A few electric scooter riders have been mistakenly stopped by police. Generally, the police in California cite the "motorized skateboard" provisions of the California Vehicle Code (CVC). Such a citation runs counter to both common sense and dictionary definitions. When police officers classify electric scooters as "motorized skateboards", they are stretching the definition in five ways:
- skateboards have 4 wheels; scooters have 2 wheels.
- skateboards have no handle; scooters do.
- skateboards have no brakes; scooters do.
- skateboards without riders are inherently stable and capable of continuing to roll on their own; scooters will fall over and stop without a rider.
- skateboards have hard wheels; the Zappy has pneumatic tires and a shock absorber.
Clearly, scooters are different. Furthermore, they are much safer. Because an electric scooter is roughly the same weight and speed as a bicycle, people are calling for the rules to apply equally to bicycles and scooters.
California Vehicle Code (CVC) sections relevant to ZAPPY
21967. Except as provided in Section 21968, a local authority may adopt rules and regulations by ordinance or resolution prohibiting or restricting persons from riding or propelling skateboards on highways, sidewalks, or roadways.
21968. No motorized skateboard may be propelled on any sidewalk, roadway, or any other part of a highway or on any bikeway, bicycle path or trail, equestrian trail, or hiking or recreational trail.
21969. A local authority may adopt rules and regulations by ordinance regulating persons engaged in roller skating on a highway, sidewalk, or roadway.
Dictionary DefinitionsFrom AOL's Dictionary:
skateboard : a short board mounted on small wheels that is used for coasting and often for performing athletic stunts
scooter: a child's foot-operated vehicle consisting of a narrow footboard mounted between two wheels tandem with an upright steering handle attached to the front wheel
motor scooter (noun)
motor scooter: a low 2- or 3-wheeled automotive vehicle resembling a child's scooter and having a seat so that the rider does not straddle the engine
From Lycos (American Heratage Dictionary of the English Language, Third Edition)
A short, narrow board having a set of four roller skate wheels mounted under it and usually ridden in a standing or crouching position.
1.A child's vehicle consisting of a long footboard between two small end wheels, controlled by an upright steering handle attached to the front wheel. 2.A motor scooter. 3.Nautical. A flat-bottomed sailboat with runners that can skim over water or ice.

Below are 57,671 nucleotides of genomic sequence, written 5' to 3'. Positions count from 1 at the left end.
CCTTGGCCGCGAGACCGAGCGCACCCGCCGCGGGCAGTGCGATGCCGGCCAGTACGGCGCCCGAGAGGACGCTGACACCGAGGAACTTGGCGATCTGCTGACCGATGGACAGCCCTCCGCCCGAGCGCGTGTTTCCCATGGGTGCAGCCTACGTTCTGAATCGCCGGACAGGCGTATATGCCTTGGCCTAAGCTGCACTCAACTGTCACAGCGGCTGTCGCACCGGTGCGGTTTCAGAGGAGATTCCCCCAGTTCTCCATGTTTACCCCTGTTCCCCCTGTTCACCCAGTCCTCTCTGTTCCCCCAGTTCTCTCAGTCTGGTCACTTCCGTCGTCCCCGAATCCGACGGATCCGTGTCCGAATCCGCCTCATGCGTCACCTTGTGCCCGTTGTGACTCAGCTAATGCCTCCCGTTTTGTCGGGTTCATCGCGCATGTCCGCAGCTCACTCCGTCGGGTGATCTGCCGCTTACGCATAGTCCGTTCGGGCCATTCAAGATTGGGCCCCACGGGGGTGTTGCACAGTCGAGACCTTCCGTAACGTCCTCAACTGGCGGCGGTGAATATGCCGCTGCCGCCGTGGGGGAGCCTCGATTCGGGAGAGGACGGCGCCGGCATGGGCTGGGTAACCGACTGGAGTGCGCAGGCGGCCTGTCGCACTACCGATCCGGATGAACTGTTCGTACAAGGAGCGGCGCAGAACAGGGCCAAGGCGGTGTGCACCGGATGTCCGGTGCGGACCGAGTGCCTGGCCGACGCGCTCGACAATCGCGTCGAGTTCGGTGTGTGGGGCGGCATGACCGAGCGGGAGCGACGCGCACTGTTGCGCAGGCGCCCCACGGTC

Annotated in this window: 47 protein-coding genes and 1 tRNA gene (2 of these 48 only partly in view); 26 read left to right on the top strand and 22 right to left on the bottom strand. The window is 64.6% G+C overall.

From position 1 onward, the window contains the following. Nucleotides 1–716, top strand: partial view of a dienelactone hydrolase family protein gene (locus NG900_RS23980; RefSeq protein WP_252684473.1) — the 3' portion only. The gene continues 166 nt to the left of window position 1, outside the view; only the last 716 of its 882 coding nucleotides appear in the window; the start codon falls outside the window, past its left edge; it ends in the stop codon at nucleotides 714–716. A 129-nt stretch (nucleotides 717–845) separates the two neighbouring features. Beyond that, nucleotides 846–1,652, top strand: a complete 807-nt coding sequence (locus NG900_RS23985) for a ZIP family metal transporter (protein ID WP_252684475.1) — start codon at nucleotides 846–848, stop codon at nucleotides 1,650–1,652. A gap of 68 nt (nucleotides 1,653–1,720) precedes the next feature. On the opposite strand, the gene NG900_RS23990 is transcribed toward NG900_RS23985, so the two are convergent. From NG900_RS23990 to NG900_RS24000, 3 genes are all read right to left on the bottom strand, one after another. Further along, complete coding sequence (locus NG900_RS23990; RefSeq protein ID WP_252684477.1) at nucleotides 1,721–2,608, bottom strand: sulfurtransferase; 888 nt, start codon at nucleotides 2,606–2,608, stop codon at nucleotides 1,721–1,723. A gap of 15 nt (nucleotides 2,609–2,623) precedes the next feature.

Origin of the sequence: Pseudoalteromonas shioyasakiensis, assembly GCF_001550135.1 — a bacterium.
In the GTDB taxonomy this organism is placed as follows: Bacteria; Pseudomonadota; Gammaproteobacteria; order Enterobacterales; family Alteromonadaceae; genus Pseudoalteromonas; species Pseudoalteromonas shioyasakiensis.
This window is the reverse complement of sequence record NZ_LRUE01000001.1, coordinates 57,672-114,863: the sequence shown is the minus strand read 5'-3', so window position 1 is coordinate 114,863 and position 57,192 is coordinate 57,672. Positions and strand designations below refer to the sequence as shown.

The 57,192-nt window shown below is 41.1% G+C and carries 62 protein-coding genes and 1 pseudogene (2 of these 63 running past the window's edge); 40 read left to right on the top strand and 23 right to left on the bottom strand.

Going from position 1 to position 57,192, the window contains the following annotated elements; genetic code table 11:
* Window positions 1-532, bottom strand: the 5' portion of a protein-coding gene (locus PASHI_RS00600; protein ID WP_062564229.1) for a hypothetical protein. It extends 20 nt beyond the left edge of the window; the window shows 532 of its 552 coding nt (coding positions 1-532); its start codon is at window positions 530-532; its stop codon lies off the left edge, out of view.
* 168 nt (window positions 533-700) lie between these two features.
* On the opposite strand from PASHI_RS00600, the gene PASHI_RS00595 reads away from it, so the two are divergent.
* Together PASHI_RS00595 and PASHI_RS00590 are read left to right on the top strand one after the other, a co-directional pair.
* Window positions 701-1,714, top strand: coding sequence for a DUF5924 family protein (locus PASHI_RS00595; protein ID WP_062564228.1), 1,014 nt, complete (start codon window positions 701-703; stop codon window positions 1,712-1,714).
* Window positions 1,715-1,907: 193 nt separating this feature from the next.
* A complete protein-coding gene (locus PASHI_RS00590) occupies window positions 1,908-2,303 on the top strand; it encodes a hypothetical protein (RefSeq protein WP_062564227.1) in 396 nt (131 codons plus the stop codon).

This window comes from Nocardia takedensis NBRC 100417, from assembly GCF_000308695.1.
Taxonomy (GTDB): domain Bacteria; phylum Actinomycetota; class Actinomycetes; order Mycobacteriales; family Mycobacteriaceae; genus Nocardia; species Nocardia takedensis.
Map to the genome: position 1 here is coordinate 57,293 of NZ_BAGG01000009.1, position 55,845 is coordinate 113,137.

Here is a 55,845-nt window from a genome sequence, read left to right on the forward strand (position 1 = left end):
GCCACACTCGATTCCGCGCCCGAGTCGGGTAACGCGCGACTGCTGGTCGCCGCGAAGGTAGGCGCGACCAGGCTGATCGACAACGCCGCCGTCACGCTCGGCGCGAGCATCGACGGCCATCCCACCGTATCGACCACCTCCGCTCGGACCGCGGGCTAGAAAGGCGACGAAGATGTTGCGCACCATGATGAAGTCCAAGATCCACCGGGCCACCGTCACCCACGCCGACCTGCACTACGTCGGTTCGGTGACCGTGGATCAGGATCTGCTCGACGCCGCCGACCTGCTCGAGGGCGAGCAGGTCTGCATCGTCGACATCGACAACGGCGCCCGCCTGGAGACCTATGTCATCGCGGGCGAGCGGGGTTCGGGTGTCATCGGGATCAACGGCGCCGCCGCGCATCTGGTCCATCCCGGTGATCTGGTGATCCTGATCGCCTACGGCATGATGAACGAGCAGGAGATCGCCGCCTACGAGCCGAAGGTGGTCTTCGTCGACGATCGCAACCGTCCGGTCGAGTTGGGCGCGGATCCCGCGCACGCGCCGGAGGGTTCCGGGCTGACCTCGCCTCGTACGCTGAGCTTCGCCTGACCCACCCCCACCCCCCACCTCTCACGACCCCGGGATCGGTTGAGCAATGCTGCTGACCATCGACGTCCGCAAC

motor scooter n.
A two-wheeled vehicle with small wheels and a low-powered gasoline engine geared to the rear wheel.
In addition to common sense, three official opinions undermine that legal argument.1. ZAPPY Electric Scooter Ruled Not A Motorized Skateboard
SEBASTOPOL, California (February 12, 1999) - On October 19, 1998, Lawrence Lautzker was enjoying a ride on his “ZAPPY” electric scooter, manufactured by ZAP Power Systems (OTC BB:ZAPP) of Sebastopol, California, when he was cited by the Mill Valley Police Department for riding a motorized “skateboard” in violation of California Vehicle Code 21968. The matter was brought to trial on January 15, 1999 before Marin County Traffic Court Commissioner Harry Goldfine. Lautzker was represented by Jay Hendrickson, of the San Francisco Law Firm of Evers & Hendrickson. After Lautzker and his attorney demonstrated the ZAPPY to Commissioner Goldfine, the Commissioner determined that the ZAPPY was not a motorized skateboard and was legal in California. The case against Mr. Lautzker was dismissed. ZAP is a publicly owned company with stock trading under the symbol ZAPP. For sales information or to rent ZAPPY or ZAP’s other electric vehicles at ZAP outlets in either Santa Barbara or San Francisco, call 800-251-4555 or access the company’s Web site, http://www.zapbikes.com. # #
2. Due to the low speed (both electric bicycles and scooters travel at speeds lower than the top speed of pedal-only bikes) and other features, the National Highway Traffic and Safety Administration (NHTSA) ruled in 1998 that the ZAPPY electric scooter is `not a motor vehicle.' The NHTSA, an arm of the U. S. Dept. of Transportation, stated in a memo dated May 22, 1998, that "... we do not consider the Zappy to be a 'motor vehicle'." The Zappy met the criteria they use to exclude certain vehicles from regulation.
3. Zappy Ruled a Motor Vehicle in Santa Clara County, California
In re Steffan E. Carroll
Case # H02213808
Defendants PreTrial Briefs can be found at:
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